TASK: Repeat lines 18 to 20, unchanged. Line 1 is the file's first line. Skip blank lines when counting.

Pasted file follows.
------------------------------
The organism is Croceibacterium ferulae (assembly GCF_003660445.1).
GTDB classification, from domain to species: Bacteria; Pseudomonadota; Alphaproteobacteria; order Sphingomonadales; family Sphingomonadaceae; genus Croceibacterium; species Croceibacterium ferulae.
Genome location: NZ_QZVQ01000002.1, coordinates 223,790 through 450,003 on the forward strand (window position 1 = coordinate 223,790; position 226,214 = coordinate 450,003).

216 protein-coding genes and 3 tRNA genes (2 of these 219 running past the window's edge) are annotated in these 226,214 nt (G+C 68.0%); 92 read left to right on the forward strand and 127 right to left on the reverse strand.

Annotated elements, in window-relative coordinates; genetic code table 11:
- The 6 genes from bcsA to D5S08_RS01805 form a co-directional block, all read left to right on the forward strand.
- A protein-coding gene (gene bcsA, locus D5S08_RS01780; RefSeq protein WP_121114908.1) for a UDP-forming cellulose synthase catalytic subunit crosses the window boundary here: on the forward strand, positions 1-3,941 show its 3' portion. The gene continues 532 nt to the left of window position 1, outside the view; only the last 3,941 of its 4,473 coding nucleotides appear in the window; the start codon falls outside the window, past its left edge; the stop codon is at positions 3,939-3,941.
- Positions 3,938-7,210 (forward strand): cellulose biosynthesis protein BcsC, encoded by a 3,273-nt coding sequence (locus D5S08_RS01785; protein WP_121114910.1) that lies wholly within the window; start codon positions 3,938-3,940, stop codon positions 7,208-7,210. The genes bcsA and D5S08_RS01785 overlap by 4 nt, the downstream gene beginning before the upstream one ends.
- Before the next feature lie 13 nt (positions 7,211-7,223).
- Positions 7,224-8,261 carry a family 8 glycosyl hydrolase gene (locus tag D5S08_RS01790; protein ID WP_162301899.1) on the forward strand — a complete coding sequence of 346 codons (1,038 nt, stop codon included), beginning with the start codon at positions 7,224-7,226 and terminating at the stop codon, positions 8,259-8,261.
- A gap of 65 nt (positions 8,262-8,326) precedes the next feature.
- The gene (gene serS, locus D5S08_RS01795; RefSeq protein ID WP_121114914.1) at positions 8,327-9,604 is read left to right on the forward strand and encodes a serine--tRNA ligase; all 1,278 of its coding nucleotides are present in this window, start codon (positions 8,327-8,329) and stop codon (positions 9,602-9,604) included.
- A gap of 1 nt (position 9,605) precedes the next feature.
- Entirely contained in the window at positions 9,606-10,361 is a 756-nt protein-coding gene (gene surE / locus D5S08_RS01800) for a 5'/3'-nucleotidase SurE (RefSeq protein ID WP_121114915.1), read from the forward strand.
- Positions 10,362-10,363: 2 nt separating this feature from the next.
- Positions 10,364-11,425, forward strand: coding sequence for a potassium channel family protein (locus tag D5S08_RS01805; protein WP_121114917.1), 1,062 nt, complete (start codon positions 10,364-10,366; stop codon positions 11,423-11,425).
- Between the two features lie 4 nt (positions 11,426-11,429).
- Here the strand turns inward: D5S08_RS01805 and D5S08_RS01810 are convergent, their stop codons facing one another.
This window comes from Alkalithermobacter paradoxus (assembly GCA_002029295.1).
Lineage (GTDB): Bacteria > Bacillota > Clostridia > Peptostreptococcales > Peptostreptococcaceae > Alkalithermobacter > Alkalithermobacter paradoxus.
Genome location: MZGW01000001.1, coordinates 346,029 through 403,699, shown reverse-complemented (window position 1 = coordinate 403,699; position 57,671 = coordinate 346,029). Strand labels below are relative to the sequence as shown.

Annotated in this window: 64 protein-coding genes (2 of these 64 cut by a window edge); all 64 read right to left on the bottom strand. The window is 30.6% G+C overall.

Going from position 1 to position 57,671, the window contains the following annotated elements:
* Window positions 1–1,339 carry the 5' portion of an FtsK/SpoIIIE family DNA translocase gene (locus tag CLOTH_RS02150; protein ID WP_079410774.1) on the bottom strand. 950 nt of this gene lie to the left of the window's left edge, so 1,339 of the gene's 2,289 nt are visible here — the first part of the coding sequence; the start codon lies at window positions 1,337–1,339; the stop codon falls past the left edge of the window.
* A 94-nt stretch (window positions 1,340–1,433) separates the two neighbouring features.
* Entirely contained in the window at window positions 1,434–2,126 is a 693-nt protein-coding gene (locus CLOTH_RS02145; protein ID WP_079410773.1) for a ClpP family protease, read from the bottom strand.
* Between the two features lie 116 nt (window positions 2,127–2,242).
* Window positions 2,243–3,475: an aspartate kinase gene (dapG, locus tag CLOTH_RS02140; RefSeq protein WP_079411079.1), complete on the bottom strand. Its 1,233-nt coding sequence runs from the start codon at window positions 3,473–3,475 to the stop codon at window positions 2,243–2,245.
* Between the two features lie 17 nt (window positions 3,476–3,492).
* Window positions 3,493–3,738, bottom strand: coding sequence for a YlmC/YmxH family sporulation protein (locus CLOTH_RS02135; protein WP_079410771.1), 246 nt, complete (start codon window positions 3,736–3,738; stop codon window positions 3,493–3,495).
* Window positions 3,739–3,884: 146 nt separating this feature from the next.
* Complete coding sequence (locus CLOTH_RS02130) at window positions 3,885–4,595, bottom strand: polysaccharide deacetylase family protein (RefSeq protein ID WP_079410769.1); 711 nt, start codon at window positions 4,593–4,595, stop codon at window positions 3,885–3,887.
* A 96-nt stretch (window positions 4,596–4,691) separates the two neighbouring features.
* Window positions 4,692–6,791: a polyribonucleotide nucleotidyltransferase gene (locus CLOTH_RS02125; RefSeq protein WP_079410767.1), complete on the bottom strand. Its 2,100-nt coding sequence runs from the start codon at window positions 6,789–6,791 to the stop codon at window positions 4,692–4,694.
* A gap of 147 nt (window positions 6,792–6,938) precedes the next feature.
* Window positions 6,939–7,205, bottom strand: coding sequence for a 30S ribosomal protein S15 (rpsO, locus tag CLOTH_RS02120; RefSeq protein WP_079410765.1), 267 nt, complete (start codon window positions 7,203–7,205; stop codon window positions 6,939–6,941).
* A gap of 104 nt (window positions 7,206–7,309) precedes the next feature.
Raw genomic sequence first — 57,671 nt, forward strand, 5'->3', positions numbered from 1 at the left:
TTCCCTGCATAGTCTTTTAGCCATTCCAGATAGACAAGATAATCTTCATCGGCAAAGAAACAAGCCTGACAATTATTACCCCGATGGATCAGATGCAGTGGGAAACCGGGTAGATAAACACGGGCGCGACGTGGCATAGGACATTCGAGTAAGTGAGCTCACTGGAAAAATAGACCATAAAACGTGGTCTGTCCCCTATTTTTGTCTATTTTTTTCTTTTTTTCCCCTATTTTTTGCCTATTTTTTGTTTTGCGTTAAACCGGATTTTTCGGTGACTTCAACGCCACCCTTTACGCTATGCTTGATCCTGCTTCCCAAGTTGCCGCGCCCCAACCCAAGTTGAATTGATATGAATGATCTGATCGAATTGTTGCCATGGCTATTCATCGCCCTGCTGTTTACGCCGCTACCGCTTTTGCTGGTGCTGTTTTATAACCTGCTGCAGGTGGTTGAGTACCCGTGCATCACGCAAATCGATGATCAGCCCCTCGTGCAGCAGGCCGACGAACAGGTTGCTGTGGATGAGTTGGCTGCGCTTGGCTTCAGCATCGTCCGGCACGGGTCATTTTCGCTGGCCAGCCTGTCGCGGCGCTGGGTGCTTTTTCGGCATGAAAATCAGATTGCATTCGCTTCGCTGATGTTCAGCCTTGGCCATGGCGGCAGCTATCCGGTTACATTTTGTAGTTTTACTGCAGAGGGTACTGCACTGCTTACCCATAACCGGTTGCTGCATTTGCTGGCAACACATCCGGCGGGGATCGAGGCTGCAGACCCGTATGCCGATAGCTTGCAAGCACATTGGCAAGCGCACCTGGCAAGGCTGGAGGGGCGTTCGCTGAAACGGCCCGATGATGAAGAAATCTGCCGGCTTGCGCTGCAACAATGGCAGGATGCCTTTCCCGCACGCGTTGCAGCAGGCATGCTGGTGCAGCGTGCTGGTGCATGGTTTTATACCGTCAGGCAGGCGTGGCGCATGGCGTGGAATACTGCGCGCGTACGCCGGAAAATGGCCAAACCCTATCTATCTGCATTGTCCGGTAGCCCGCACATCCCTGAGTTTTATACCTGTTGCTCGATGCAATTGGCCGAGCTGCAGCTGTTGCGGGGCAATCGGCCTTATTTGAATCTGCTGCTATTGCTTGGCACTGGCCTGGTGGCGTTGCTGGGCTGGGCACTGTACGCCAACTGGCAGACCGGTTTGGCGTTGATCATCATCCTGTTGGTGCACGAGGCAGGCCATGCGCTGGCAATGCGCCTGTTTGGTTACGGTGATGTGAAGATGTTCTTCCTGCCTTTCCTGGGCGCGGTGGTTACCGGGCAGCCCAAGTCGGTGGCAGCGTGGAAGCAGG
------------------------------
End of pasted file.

- Here the strand turns inward: D5S08_RS01805 and D5S08_RS01810 are convergent, their stop codons facing one another.
This window comes from Alkalithermobacter paradoxus (assembly GCA_002029295.1).
Lineage (GTDB): Bacteria > Bacillota > Clostridia > Peptostreptococcales > Peptostreptococcaceae > Alkalithermobacter > Alkalithermobacter paradoxus.